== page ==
Large-mouth bass of 10lbs or more are common on 35,000 acre Lake Kissimmee, and the waterways – a mix of lakes, locks and canals – are carefully maintained to keep the system healthy. So, when you’re looking for an authentic experience away from the many theme parks and other attractions, be sure to put bass fishing on your list: https://www.experiencekissimmee.com/things-to-do/outdoor-adventures-activities#pg=1&tid=76
Best Hotels: There are dozens of hotels and thousands of private villa homes in this area. The Bohemian Hotel Celebration is one of our favourites for its boutique charm, while Encore Resort at Reunion is a great villa choice.
Gilchrist Blue Springs State Park
Here’s another in a seemingly endless stream of natural delights.GilchristBlue Springs is tucked away in central Florida, 28 miles north-west of Gainesville, on the Santa Fe River and a genuine undiscovered hideaway for the vast majority.
It is the most recently created state park but that hides the fact this is an ages old location that is almost prehistoric in its appearance, centred around the core Gilchrist Blue spring that produces a whopping 44 million gallons of water a day on average, making for a wonderfully scenic vista with its crystal clear waters.
Hire a canoe, kayak or paddle-board and meander around the waterways leading to the Santa Fe, watching out for mullet and gar that are usually clearly visible in the ‘mixing waters’ as the spring-fed section reaches the river. Ospreys also use this as prime feeding territory, while turtles, river cooters and other wildlife are plentiful among the thickets of majestic cypress trees.
Sombrero Beach, Florida Keys
Remember those secluded, locals-only beaches we mentioned earlier on? Well here’s a great example, tucked away in Marathon in the heart of the Keys. It is only a mile off the main beaten track of Highway 1 that runs right through the islands, but Sombrero is a cosy back-yard playground for the islanders hereabouts.
With its sugar-soft sand and brilliantly blue sea, this location sums up much of the state’s appeal while keeping things low-key and small-scale.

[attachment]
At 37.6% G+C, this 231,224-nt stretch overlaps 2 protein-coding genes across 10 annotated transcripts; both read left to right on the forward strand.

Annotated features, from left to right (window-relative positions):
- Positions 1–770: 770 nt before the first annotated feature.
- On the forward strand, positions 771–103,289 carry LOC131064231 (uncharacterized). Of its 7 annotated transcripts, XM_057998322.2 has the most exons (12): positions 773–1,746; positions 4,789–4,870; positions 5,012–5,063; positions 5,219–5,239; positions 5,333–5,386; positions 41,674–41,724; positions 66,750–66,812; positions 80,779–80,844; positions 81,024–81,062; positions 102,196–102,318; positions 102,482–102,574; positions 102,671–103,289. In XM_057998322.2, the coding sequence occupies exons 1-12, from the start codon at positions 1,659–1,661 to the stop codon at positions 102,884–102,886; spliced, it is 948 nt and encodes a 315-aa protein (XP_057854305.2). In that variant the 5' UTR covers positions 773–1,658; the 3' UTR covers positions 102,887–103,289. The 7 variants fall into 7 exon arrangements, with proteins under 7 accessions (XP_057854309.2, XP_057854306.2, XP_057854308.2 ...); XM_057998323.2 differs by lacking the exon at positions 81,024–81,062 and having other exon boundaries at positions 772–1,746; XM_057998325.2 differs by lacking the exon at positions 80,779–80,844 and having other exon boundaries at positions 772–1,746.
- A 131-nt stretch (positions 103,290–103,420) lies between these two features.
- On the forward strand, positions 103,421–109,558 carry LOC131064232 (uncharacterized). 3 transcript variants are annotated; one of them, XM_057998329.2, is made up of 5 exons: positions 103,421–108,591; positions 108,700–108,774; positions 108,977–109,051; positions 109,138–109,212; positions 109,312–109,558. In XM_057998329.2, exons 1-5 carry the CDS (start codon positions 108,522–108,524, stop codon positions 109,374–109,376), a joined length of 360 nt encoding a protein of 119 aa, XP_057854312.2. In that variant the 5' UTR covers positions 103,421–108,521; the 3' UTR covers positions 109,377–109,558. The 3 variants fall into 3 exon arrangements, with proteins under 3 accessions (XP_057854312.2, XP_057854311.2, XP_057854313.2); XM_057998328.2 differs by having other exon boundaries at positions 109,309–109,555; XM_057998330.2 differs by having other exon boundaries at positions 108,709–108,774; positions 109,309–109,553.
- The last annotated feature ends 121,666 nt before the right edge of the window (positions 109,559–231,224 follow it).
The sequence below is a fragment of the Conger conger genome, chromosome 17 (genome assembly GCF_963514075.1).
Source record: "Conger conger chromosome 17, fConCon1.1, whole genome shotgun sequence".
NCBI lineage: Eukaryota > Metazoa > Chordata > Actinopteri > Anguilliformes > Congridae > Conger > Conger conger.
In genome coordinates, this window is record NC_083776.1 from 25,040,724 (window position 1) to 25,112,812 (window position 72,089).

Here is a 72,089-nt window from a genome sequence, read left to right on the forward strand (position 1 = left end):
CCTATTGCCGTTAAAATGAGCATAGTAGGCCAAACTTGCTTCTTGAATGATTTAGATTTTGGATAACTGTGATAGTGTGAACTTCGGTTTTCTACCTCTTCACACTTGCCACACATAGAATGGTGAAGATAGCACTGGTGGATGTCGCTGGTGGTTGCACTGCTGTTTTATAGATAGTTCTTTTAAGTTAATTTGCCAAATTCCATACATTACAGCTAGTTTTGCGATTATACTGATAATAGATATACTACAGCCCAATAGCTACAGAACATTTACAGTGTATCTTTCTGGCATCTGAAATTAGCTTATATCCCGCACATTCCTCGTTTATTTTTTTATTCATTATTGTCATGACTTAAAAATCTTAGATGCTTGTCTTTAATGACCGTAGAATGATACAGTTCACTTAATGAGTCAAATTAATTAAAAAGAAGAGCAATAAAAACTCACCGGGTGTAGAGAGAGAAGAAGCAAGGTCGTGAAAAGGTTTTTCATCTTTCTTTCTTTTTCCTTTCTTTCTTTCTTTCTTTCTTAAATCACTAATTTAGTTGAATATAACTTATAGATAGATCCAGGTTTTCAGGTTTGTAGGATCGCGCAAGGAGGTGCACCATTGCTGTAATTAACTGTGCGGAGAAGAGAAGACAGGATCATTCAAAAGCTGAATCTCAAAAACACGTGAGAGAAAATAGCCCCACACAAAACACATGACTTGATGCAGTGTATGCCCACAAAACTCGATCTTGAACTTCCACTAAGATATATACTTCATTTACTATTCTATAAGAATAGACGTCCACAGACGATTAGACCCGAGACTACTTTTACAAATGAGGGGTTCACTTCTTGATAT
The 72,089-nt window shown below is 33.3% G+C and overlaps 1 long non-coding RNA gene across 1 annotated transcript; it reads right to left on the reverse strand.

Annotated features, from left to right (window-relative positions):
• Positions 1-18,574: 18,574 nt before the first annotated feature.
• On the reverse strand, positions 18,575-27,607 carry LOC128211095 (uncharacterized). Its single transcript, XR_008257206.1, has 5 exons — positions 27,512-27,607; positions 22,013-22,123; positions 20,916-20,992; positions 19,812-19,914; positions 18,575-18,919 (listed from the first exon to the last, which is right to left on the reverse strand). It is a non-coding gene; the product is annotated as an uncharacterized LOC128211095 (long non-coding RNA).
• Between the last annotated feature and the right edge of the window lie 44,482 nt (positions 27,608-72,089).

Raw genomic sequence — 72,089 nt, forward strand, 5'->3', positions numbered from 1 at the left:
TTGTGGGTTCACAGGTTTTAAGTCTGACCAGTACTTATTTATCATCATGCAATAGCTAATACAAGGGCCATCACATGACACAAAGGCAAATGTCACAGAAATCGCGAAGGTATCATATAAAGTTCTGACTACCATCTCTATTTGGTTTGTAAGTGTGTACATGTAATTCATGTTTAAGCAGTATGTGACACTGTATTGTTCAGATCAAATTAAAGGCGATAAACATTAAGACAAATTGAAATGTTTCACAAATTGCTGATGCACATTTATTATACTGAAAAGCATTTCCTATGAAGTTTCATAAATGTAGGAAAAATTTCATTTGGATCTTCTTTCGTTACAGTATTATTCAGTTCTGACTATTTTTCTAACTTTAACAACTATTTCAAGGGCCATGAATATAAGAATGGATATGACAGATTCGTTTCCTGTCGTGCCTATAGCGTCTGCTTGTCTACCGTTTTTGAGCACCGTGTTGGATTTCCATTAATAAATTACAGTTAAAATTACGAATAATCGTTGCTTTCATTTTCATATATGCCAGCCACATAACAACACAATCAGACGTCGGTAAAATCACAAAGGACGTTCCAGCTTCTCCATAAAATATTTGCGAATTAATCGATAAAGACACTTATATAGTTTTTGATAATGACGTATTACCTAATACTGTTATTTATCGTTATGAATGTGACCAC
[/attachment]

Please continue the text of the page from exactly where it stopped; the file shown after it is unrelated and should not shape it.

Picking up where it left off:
Along with free parking, the beach offers disabled access on a wide, flat path, a picnic pavilion, children’s playground, volleyball court, restrooms and showers. It may be only a relatively narrow strip, a man-made recreational area barely 100 yards long, but it is perfect for sunning, snorkelling and fishing in the shallow waters during park hours from 7.30am to dusk.
Everglades Airboat Rides
The Everglades are not a ‘secret’ destination as such, but one of the essential experiences that may not be immediately evident is to take a tour by airboat, one of the Sunshine State’s signature experiences.
These magnificent wetlands, marshes and swamps cover more than 1.5 million acres, much of them inaccessible on foot or by vehicle. But you can get the full effect of this vast ‘River of Grass’ on an airboat, which skims over the water in thrilling fashion – a bit like flying at ground level!
There are a good variety of operators who can all offer the full airboat experience, but two we always like to highlight are Tigertail Airboat Tours, operating in the Miccosukee reservation close to Miami, and Billie Swamp Safaris, who feature a wide array of tours in the heart of the Seminole Indian Reservation.
Florida Caverns State Park
Tucked away in the extreme north of the state, an hour’s drive north-west of Tallahassee, the Florida Caverns are a real local anomaly for a state that exists almost entirely above ground because of the high water table.
Here, diving more than 60 feet underground, this unique series of limestone caves and tunnels offer a fascinating glimpse of stalagmite, stalactites, flowstones and columns on a 45-minute tour that features the outstanding Wedding Room, with formations in the shape of a wedding cake and pipe organ respectively.
Special LED lighting enhances the natural colouration in the different caverns that were only opened up to visitors in 1942, five years after they were discovered.
There is more to explore in the rest of the 1,500-acre park, too, including the visitor centre and museum that highlight the cave tours; two networks of nature trails; and a picnic pavilion, as well as the quirky Blue Hole swimming area, which is fully 35ft deep.
Susan & Simon Veness are the UK’s leading experts on Florida, having written about it for more than 25 years and sold more than half a million copies of their books about Orlando, Disney and the Sunshine State.